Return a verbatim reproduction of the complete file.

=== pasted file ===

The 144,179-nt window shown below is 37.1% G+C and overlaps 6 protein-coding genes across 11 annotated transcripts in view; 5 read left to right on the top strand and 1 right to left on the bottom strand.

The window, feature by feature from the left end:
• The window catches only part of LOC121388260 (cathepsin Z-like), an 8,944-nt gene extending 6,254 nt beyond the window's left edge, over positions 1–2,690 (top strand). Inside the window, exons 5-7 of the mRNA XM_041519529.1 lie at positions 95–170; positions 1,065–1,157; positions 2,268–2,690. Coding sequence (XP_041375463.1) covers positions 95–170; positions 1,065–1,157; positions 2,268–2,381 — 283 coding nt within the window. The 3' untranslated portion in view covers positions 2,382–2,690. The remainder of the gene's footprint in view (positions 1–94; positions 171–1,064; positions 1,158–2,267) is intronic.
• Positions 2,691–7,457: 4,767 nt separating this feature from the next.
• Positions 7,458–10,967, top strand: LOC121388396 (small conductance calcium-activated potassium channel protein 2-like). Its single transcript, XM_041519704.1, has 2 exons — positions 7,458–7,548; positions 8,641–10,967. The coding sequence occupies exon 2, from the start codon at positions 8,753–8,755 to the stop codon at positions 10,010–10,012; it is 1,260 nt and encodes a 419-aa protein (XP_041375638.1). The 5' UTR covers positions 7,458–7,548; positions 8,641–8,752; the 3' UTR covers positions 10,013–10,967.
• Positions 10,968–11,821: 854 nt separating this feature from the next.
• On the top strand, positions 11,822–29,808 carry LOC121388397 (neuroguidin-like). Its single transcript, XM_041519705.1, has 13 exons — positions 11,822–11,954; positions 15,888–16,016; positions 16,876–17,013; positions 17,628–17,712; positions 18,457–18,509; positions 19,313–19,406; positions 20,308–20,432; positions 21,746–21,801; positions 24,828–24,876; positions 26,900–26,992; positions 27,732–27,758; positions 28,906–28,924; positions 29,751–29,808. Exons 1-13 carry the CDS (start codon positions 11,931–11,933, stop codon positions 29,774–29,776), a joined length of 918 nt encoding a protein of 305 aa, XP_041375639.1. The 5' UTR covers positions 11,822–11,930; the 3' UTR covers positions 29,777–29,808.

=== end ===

The 144,179-nt window shown below is 37.1% G+C and overlaps 6 protein-coding genes across 11 annotated transcripts in view; 5 read left to right on the top strand and 1 right to left on the bottom strand.

The window, feature by feature from the left end:
• The window catches only part of LOC121388260 (cathepsin Z-like), an 8,944-nt gene extending 6,254 nt beyond the window's left edge, over positions 1–2,690 (top strand). Inside the window, exons 5-7 of the mRNA XM_041519529.1 lie at positions 95–170; positions 1,065–1,157; positions 2,268–2,690. Coding sequence (XP_041375463.1) covers positions 95–170; positions 1,065–1,157; positions 2,268–2,381 — 283 coding nt within the window. The 3' untranslated portion in view covers positions 2,382–2,690. The remainder of the gene's footprint in view (positions 1–94; positions 171–1,064; positions 1,158–2,267) is intronic.
• Positions 2,691–7,457: 4,767 nt separating this feature from the next.
• Positions 7,458–10,967, top strand: LOC121388396 (small conductance calcium-activated potassium channel protein 2-like). Its single transcript, XM_041519704.1, has 2 exons — positions 7,458–7,548; positions 8,641–10,967. The coding sequence occupies exon 2, from the start codon at positions 8,753–8,755 to the stop codon at positions 10,010–10,012; it is 1,260 nt and encodes a 419-aa protein (XP_041375638.1). The 5' UTR covers positions 7,458–7,548; positions 8,641–8,752; the 3' UTR covers positions 10,013–10,967.
• Positions 10,968–11,821: 854 nt separating this feature from the next.
• On the top strand, positions 11,822–29,808 carry LOC121388397 (neuroguidin-like). Its single transcript, XM_041519705.1, has 13 exons — positions 11,822–11,954; positions 15,888–16,016; positions 16,876–17,013; positions 17,628–17,712; positions 18,457–18,509; positions 19,313–19,406; positions 20,308–20,432; positions 21,746–21,801; positions 24,828–24,876; positions 26,900–26,992; positions 27,732–27,758; positions 28,906–28,924; positions 29,751–29,808. Exons 1-13 carry the CDS (start codon positions 11,931–11,933, stop codon positions 29,774–29,776), a joined length of 918 nt encoding a protein of 305 aa, XP_041375639.1. The 5' UTR covers positions 11,822–11,930; the 3' UTR covers positions 29,777–29,808.